Presumably, Paul thinks it’s been colder than the Met Office data suggests and thus doesn’t agree with the Met Office’s statement, but then he’s likely relying on anecdotal evidence like it feeling a bit chilly when he went to pick up some fags at the Spar that Tuesday morning, rather than their more than 200 weather stations across the UK measuring:

…a large variety of different meteorological parameters, including air temperature; atmospheric pressure; rainfall; wind speed and direction, humidity; cloud height and visibility.

No axe to grind here, but I know whose data I think might be more accurate on how just warm April was.

But then Paul goes weirdly off-message and tries to compare the UK’s average temperature in April to:

A polar bears [sic] ball bag

I presume that by “ball bag”, he is using the colloquial term for scrotum.

The thing is though, the UK’s mean temperature for April was 8.3o, and a polar bear, being a mammal, has a body temperature of around 37o. Even allowing for the slightly cooler temperature required for effective spermatogenesis, the seasonal nature of this biological process in polar bears, their bouts of swimming in icy waters, and their light hibernation during the winter, the average temperature of a polar bear’s ball bag will still comfortably remain somewhere in the mid-30os.

This is clearly way higher than the UK in April – or any other month.
What on earth were you thinking about, Paul?

There is absolutely no chance that the average temperature calculated by the Met Office in April is warmer than a polar bears ball bag.

Now if only he’d suggested the bottom of a penguin’s foot

Vicky Ling has my sympathy

I do some photography and people are generally very nice about it. Sadly though, there’s always someone who will go out of their way to be rude.

Look, if it’s not to your taste, that’s fine.
But there’s absolutely no need to resort to – and then publish! – this sort of vitriol:

It might not be the greatest photograph ever taken, but there are certainly some positives in there. The leading line of the path, the tangled branches of the winter trees, some autumnal colour still visible on the ground.

But no, it’s not going to win any awards. Still, for me, the (New Milton) Advertiser and (Lymington) Times‘ critic has really overstepped the mark here.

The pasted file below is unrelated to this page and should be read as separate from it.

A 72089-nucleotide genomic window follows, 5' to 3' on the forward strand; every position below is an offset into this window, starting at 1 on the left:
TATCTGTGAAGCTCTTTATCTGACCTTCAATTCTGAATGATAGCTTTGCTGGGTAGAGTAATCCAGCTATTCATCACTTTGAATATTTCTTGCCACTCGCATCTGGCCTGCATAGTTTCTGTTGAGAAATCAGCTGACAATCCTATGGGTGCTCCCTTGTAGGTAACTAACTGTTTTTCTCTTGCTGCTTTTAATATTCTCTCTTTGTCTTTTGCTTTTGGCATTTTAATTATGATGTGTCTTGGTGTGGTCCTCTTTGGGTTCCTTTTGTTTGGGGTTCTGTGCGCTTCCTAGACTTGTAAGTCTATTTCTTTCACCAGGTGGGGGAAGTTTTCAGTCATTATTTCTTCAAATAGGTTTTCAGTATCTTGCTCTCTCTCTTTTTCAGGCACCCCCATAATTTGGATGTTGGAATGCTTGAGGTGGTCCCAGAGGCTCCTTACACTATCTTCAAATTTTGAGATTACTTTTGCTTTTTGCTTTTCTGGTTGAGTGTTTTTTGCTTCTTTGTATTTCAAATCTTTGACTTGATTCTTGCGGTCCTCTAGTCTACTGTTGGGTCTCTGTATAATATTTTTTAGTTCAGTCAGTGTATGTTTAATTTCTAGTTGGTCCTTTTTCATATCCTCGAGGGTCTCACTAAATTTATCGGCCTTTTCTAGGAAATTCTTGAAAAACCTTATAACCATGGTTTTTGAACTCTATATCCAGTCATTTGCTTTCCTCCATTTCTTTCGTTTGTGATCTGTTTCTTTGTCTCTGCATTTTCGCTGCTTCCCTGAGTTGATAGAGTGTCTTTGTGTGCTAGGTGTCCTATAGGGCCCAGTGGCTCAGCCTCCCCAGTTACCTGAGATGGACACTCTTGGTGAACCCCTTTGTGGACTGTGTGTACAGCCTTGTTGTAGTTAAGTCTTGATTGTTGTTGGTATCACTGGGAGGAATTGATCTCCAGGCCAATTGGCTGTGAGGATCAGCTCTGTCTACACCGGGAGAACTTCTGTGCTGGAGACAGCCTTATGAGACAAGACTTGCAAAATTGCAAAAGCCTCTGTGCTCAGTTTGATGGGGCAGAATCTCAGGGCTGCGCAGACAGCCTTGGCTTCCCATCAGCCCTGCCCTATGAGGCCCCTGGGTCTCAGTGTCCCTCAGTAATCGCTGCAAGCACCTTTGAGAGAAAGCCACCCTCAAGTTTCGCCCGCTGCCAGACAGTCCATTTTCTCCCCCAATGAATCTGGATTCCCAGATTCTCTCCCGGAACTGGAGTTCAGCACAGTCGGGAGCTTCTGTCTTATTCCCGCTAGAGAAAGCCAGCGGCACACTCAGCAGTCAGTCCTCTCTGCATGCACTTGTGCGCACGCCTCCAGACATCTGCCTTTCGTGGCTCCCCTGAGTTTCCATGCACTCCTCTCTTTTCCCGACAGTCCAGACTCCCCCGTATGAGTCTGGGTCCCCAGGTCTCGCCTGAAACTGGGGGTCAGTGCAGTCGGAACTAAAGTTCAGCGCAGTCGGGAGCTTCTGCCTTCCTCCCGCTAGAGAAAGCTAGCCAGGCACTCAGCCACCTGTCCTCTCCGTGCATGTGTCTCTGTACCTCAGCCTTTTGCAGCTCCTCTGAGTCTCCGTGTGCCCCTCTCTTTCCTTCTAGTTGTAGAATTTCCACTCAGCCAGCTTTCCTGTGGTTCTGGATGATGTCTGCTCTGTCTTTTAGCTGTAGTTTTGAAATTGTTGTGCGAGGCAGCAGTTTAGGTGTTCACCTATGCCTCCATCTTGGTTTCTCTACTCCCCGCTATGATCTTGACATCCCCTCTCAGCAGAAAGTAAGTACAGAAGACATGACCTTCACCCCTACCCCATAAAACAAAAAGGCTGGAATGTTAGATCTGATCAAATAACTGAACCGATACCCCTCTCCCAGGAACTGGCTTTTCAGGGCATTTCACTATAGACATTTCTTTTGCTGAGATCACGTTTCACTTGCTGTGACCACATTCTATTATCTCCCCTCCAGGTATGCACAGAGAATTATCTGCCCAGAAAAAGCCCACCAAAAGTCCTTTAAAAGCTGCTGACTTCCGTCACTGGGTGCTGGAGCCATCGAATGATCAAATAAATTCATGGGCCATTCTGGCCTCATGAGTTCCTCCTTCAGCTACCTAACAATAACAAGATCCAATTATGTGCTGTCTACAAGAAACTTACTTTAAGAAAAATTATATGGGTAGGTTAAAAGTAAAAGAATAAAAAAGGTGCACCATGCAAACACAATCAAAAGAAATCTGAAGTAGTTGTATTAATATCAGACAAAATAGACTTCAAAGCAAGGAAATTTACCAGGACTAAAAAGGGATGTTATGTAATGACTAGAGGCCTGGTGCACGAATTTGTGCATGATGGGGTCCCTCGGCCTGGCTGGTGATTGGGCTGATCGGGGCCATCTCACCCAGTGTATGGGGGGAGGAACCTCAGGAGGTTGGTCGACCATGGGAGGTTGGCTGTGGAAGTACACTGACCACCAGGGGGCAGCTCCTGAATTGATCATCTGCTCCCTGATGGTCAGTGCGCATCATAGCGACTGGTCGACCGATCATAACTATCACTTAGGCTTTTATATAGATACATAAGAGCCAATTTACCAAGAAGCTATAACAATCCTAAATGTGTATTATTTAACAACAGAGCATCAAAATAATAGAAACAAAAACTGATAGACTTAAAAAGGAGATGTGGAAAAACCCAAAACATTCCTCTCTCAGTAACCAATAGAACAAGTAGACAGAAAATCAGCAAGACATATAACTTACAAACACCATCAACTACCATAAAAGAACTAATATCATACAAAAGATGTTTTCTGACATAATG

Wholly unnecessary. Vicky has my sympathy.

Is the tide turning…?

Was scrapping FA Cup replays a watershed moment?

Henry Winter adds his name to those fed up of the Football Association pandering to the whims and needs (of the boards) of the Big 6:

I am also one of these people, but I don’t quite have his pedigree:

Winter is the current Football Journalist of the Year at the British Sports Journalism Awards, where the judges said last month he “has a unique connection to his readership and football fans” and is a “voice of genuine authority and respected by those in the game”.
Winter is also the most recent Writer of the Year at the Football Supporters’ Association Awards.
His authority is long-held: in 2010 he was voted Britain’s top sports journalist in a Press Gazette poll of journalists and the general public.

When people like Henry Winter are (rightfully) getting upset about this untenable situation, then it’s about time the FA start paying attention.

Here’s another veteran football journalist, Alan Biggs:

The fans want replays. The fans love the traditions of the game. But by the end of this evening, it’s quite likely that every English club will have been eliminated from European competition this year, ahead of the semi-final stages, nogal. And we can’t have that happening again, because that means no more money for the Big 6 and the FA, both of whom are really struggling financially, so something else is going to have to change.

And the other 86 clubs and their hundreds of thousands of fans must just deal with it.